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One Of This Year’s Very Best Queer Films Drops On Shudder Today

One Of This Year’s Very Best Queer Films Drops On Shudder Today

Marin Ireland as Rose in Birth/Rebirth
Courtesy of IFC Films

PRIDE chats with ‘Birth/Rebirth’ filmmaker Laura Moss about their, bold and boundary-busting film.

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Birth/Rebirth may be the best film you haven’t heard of this year, but that changes today. Directed and co-written by nonbinary filmmaker Laura Moss (alongside their ex Brendan J. O’Brien), Birth/Rebirth is a modern, transgressive, queer retelling of a Frankenstein story. It’s a feminist roar of a film that puts both total body autonomy and maternal anxiety at its center to weave a subversive and unflinching tale that has to be seen to be believed. And frankly just has to be seen.

The film follows Rose (played by the always mesmerizing Marin Ireland), a pathologist working in a hospital morgue who has a very dark and secret obsession. Celie (Judy Reyes) is a queer maternity nurse who crosses paths with Rose after a shocking tragedy brings them unexpectedly together. Soon they find themselves locked in a single — and increasingly horrifying purpose — which pushes them to see just how far they will go to get the one thing that means most to them.

Marin Ireland as Rose  and Judy Reyes as Celie in Birth/Rebirth

Courtesy of IFC Films

If that feels like it’s coming from a deep and dark place, that’s because for Moss it is. “My relationship with the idea of childbirth and having a baby with your body, I think has always fascinated me, but also felt pretty terrifying,” they tell PRIDE. “My writing partner and I wrote this when we were in our mid-30s. I turned 40 in preparation for this movie and so I feel like, in my world, in my life, everyone, and especially people with uteruses around me, were dealing in some way with these issues.”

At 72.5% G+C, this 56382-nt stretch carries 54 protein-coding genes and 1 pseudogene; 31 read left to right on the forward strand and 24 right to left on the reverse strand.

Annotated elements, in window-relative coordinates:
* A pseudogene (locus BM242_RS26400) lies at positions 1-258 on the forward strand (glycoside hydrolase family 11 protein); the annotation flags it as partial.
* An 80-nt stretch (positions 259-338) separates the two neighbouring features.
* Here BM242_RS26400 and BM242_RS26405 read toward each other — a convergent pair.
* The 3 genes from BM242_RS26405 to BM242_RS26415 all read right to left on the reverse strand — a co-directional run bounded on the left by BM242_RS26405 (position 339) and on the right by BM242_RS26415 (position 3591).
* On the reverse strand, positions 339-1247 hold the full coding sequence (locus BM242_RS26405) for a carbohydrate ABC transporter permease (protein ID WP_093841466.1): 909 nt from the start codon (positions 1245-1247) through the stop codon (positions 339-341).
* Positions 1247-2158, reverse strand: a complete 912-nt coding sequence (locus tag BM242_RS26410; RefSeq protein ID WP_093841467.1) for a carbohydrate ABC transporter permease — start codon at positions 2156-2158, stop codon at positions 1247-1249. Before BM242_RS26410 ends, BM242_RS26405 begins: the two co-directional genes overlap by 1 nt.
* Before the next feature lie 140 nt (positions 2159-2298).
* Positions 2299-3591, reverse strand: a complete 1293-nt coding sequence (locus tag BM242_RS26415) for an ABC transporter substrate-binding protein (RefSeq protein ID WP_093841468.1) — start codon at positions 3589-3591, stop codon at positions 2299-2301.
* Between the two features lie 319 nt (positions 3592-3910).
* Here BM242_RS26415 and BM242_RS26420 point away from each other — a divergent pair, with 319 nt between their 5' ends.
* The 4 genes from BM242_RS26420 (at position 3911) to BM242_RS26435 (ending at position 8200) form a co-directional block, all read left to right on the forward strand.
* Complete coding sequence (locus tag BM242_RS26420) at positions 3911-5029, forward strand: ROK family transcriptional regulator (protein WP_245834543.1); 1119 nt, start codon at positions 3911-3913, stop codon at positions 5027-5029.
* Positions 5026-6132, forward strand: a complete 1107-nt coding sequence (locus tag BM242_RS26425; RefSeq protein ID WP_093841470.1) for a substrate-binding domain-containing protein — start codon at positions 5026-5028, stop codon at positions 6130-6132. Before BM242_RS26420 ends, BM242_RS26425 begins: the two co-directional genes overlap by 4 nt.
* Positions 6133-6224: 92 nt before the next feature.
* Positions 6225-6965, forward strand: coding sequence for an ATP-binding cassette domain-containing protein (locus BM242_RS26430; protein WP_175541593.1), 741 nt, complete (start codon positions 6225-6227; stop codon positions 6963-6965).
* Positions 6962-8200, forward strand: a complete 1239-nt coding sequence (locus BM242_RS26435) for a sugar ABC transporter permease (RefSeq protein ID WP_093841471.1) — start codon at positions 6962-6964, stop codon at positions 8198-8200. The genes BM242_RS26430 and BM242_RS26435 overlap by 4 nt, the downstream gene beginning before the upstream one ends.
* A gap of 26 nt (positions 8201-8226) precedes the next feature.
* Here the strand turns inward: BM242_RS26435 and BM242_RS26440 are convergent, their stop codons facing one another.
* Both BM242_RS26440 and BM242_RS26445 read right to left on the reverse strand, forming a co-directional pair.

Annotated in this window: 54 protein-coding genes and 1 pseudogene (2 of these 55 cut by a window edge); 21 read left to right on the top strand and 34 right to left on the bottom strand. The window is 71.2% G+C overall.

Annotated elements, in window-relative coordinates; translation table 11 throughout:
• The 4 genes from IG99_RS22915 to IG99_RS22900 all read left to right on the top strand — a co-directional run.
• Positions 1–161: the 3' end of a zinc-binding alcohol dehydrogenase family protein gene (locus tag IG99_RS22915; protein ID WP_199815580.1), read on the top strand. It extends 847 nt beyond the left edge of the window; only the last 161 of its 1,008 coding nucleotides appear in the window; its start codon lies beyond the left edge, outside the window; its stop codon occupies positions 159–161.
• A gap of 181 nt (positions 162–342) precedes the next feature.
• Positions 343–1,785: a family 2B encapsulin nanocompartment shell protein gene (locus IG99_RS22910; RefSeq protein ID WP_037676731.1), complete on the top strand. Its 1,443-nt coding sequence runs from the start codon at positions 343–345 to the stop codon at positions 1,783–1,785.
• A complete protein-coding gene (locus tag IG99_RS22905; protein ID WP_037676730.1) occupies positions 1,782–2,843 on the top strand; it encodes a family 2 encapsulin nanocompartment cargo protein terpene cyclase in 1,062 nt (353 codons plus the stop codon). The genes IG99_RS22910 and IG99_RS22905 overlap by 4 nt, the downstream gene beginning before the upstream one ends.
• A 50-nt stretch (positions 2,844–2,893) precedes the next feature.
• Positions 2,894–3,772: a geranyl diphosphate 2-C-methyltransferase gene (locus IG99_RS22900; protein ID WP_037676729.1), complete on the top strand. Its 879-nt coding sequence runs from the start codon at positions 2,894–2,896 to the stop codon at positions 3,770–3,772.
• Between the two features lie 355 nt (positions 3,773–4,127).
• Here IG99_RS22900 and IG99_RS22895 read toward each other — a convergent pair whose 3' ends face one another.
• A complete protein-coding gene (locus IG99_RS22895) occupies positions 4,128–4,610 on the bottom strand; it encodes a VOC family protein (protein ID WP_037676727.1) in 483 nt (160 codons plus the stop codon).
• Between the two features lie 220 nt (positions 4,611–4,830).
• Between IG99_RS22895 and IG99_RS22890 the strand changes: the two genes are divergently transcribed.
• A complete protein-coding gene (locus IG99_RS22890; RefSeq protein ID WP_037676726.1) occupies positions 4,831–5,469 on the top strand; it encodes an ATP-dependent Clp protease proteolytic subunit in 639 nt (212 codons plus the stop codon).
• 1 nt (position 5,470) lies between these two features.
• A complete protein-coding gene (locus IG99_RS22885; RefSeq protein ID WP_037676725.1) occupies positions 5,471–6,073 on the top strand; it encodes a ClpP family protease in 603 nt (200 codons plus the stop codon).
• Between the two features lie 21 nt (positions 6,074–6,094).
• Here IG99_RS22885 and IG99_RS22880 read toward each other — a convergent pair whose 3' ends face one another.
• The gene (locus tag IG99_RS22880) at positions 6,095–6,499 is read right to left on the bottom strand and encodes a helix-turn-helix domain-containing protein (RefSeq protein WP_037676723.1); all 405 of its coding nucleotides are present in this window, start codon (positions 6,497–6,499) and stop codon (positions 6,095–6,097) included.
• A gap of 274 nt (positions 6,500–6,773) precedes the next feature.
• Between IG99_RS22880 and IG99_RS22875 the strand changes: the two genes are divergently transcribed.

Some of those stories made their way into the film itself, including some of the crew’s stories. “Our DP had an emergency C-section, and we spoke at length about that procedure and her experience of that procedure, which is the opening scene of our film,” shares Moss.

Laura Moss

Courtesy of IFC Films

Those feelings of maternal ambivalence Moss explores in the film were complicated by their own nonbinary identity. “It was in my early 20s that I started thinking, I don’t want to have a baby with my body that feels really intimidating to me. it just didn’t feel like it was something that I wanted to experience,” they recall. “I think very often I have this kind of complicated relationship with my body — I mean, we all do — but that it’s not sort of quite the right vehicle for my brain... In this film [Rose is] sort of treating their body like a vehicle. A vehicle they take care of, but a vehicle to transport their brain around. I have to say that that’s something that I reckon with all the time.”

It’s that personal touch from Moss and their lived experience that infuses the entire film with an almost atmosphere of queerness. Celie is queer, Rose is ace, and the dynamic they form certainly feels like a life (and death) partnership, which is equal parts touching and horrifying. This was all by design for Moss, who considered making their identities more textual but ultimately decided it pulled from the forward [momentum] of the story. “There’s hints there’s clues and I certainly spoke with Marin and Judy at length about these histories,” says Moss.

Judy Reyes as Celie in Birth/Rebirth

Courtesy of IFC Films

Birth/Rebirth is a fearless film and Moss is a fearless filmmaker for creating it. It’s audacious, horrifying, and utterly captivating. It does Mary Shelley, the original queer horror writer’s legacy of terror born out of maternal fear justice (Frankenstein was inspired by the author’s own miscarriage) by adding a modern spin, and a view of the pains, pleasure, and terror of motherhood from a perspective outside the gender binary.

Birth/Rebirth made its debut at Sundance earlier this year, enjoyed a short theatrical release, and is now making its way to the horror streamer Shudder today. Watch the trailer below.

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Rachel Shatto

EIC of PRIDE.com

Rachel Shatto, Editor in Chief of PRIDE.com, is an SF Bay Area-based writer, podcaster, and former editor of Curve magazine, where she honed her passion for writing about social justice and sex (and their frequent intersection). Her work has appeared on Elite Daily, Tecca, and Joystiq, and she podcasts regularly about horror on the Zombie Grrlz Horror Podcast Network. She can’t live without cats, vintage style, video games, drag queens, or the Oxford comma.

Rachel Shatto, Editor in Chief of PRIDE.com, is an SF Bay Area-based writer, podcaster, and former editor of Curve magazine, where she honed her passion for writing about social justice and sex (and their frequent intersection). Her work has appeared on Elite Daily, Tecca, and Joystiq, and she podcasts regularly about horror on the Zombie Grrlz Horror Podcast Network. She can’t live without cats, vintage style, video games, drag queens, or the Oxford comma.